Microsoft are rumoured to be getting rid of the Microsoft Points system used on the Xbox 360 to buy games, movies and other content.
Currently, Xbox 360 gamers must top up an account by using their credit cards (or buying pre-paid cards) to get Microsoft Points, tied into Microsoft’s systems, which can then be exchanged for games and other downloads. The currency is also found in some areas of other Microsoft services, including Zune Marketplace, Games for Windows, and Windows Phone.
Bought in odd numbers, users often complain of being left with unusable Microsoft Point “change”, which isn’t significant enough to purchase anything with.
However, this may all be set to change by the end of 2012. According to Inside Mobile Apps, real-world money will be the currency of choice on the platform going forward, instead of the Microsoft fairy-gold used now.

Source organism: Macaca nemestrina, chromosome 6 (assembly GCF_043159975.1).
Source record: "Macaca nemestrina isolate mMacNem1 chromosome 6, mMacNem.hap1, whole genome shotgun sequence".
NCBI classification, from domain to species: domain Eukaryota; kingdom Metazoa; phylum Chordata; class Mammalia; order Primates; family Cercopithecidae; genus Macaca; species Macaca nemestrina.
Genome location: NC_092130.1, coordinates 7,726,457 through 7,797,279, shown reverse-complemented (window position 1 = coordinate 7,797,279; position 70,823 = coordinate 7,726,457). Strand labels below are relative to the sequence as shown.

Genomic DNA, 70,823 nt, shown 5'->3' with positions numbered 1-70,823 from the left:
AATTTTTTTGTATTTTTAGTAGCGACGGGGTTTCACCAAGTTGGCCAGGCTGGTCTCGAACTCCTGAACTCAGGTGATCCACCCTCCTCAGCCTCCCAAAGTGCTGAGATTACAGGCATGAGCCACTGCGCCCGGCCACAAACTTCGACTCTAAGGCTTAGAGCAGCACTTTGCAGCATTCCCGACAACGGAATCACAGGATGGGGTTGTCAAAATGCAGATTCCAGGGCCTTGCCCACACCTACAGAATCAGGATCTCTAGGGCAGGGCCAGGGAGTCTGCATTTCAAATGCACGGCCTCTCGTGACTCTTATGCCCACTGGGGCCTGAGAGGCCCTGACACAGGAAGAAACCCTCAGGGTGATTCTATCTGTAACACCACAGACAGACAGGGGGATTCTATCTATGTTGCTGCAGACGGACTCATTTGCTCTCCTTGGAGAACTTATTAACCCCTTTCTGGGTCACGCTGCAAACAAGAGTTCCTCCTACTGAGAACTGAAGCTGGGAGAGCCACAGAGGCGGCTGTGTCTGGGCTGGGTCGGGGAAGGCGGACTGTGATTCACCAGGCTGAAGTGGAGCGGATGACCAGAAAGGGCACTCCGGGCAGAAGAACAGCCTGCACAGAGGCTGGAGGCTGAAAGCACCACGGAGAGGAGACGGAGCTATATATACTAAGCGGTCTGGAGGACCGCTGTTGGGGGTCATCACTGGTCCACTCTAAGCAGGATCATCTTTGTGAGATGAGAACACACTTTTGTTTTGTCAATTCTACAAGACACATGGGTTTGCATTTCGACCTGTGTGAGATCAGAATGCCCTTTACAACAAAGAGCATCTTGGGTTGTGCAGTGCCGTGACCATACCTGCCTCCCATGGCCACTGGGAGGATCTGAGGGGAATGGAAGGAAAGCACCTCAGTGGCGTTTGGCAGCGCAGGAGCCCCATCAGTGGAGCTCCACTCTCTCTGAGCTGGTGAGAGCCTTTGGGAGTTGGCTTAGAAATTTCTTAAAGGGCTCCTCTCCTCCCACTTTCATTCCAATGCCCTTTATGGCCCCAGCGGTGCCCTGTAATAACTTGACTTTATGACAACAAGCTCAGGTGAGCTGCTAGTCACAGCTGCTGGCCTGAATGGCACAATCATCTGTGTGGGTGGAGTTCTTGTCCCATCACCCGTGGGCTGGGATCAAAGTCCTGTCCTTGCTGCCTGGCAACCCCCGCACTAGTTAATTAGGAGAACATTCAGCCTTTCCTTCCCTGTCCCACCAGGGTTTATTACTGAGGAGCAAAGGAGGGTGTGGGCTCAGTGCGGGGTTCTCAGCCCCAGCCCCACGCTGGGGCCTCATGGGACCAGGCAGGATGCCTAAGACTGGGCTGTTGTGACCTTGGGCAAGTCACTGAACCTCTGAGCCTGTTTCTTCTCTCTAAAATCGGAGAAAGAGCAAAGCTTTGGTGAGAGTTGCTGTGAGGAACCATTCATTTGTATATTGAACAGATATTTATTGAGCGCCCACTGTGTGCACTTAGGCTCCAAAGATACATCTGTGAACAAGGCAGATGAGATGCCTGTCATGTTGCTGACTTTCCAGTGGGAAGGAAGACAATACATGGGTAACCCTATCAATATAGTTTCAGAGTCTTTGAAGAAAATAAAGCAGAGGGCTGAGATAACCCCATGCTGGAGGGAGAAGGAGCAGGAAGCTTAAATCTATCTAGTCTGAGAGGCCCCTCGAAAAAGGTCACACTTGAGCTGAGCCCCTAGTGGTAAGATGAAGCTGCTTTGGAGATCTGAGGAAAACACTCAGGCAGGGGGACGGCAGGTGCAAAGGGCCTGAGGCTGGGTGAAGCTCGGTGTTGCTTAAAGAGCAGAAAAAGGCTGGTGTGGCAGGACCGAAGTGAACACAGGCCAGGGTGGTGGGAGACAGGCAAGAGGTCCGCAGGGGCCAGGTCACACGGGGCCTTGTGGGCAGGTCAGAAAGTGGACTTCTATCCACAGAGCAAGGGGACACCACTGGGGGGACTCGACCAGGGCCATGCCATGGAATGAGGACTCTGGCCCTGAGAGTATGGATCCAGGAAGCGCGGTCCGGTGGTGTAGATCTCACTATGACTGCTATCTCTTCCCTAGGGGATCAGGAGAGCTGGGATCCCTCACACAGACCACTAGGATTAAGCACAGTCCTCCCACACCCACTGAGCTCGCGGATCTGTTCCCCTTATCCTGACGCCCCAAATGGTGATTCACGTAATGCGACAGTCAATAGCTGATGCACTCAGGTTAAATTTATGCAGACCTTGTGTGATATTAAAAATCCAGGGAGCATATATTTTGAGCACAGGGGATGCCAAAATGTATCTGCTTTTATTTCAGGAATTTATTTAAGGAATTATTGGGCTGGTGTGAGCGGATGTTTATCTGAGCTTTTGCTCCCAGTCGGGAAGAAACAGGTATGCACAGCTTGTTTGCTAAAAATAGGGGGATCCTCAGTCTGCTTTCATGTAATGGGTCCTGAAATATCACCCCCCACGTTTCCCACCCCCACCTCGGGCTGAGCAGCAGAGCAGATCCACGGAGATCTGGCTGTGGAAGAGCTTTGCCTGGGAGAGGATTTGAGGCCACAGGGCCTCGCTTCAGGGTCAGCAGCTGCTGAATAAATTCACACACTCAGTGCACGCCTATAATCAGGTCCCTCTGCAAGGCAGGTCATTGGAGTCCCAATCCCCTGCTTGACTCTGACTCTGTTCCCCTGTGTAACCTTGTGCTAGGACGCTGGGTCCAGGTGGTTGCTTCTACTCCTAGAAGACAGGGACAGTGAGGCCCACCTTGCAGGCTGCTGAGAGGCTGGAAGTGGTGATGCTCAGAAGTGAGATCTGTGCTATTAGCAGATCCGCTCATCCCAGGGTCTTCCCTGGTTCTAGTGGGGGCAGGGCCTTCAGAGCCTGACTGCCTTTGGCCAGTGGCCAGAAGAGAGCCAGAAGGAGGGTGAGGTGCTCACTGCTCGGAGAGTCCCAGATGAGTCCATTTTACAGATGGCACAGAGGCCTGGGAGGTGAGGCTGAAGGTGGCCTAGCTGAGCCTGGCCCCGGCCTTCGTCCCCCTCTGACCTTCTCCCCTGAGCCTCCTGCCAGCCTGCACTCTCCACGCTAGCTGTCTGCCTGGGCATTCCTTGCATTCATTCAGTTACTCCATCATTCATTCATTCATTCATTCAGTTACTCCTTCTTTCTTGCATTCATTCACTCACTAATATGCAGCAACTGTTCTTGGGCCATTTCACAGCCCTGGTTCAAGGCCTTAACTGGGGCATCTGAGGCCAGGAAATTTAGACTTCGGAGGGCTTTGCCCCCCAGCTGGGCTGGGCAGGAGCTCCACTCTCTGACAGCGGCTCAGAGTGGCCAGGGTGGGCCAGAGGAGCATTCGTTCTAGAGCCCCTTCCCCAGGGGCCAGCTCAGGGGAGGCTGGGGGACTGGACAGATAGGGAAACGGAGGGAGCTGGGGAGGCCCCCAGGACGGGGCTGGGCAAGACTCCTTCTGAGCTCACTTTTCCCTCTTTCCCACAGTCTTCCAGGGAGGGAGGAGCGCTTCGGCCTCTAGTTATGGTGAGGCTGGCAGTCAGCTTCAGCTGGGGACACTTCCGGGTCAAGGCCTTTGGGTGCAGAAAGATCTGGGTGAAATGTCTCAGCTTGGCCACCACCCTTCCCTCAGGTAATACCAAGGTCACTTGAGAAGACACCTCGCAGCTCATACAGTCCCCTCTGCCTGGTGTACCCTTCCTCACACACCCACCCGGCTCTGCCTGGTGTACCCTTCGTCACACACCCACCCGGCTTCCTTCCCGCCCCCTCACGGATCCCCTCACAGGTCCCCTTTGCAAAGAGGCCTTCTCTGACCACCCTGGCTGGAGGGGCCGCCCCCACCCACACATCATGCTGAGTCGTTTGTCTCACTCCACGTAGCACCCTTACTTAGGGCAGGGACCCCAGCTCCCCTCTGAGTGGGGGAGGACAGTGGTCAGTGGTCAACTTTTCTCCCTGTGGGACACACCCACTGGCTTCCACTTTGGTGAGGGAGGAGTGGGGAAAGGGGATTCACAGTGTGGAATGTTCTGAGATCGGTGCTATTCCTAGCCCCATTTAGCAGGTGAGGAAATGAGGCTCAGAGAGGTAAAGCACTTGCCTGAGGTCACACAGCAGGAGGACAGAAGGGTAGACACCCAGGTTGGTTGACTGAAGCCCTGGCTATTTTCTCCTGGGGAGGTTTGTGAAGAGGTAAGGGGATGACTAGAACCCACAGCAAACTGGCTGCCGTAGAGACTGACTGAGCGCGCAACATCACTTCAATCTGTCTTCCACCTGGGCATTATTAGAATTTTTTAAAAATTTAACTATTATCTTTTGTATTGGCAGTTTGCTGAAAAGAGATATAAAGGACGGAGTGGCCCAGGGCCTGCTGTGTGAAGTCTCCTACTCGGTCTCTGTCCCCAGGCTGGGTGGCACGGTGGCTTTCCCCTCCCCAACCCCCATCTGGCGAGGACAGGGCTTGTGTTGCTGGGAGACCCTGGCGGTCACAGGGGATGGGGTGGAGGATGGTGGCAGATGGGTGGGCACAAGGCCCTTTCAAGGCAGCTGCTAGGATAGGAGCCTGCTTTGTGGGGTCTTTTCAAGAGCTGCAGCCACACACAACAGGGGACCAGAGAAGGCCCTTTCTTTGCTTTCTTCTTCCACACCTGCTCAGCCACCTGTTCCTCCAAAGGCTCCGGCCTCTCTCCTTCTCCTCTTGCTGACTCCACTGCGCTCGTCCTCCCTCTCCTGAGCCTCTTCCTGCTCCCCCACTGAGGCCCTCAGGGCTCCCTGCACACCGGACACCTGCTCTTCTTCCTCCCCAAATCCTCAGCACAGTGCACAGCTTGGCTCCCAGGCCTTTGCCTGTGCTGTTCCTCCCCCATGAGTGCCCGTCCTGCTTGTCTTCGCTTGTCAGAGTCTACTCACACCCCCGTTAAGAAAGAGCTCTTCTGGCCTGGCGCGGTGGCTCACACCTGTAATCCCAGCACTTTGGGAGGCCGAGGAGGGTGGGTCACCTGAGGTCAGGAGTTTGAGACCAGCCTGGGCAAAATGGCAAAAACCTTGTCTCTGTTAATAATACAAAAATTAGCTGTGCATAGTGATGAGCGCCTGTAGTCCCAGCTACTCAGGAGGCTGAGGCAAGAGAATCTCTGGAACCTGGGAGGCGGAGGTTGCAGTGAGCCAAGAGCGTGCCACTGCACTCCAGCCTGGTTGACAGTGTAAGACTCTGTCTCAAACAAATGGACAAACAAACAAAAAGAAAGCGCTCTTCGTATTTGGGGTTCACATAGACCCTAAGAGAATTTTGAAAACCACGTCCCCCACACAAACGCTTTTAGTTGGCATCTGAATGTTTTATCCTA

According to their report, the points system could be completely phased out by the end of the year, with any outstanding Microsoft Points balances being converted into real-world cash to use in Microsoft’s stores.
Very much a rumour at this stage (Microsoft has responded with their usual “we do not comment on rumors or speculation” answer), it would make perfect sense going forward. For starters, I don’t believe there is a single person out there who wouldn’t prefer the transparency of real-world pricing attached to their downloads, not to mention removing the extra step of actually purchasing points before grabbing a download.
Also, with Microsoft positioning themselves ever-more as entertainment leaders, with the Xbox 360 looking more like a media hub with every passing update and the rumoured Xbox 720 seemingly more like a PVR than a games console, a more simple system is needed if they are to reach the mass-market audiences they are aiming for with the video content they are now pushing. It’s not rocket science; PS3 gamers have happily been playing regular cash for PSN content since that console launched.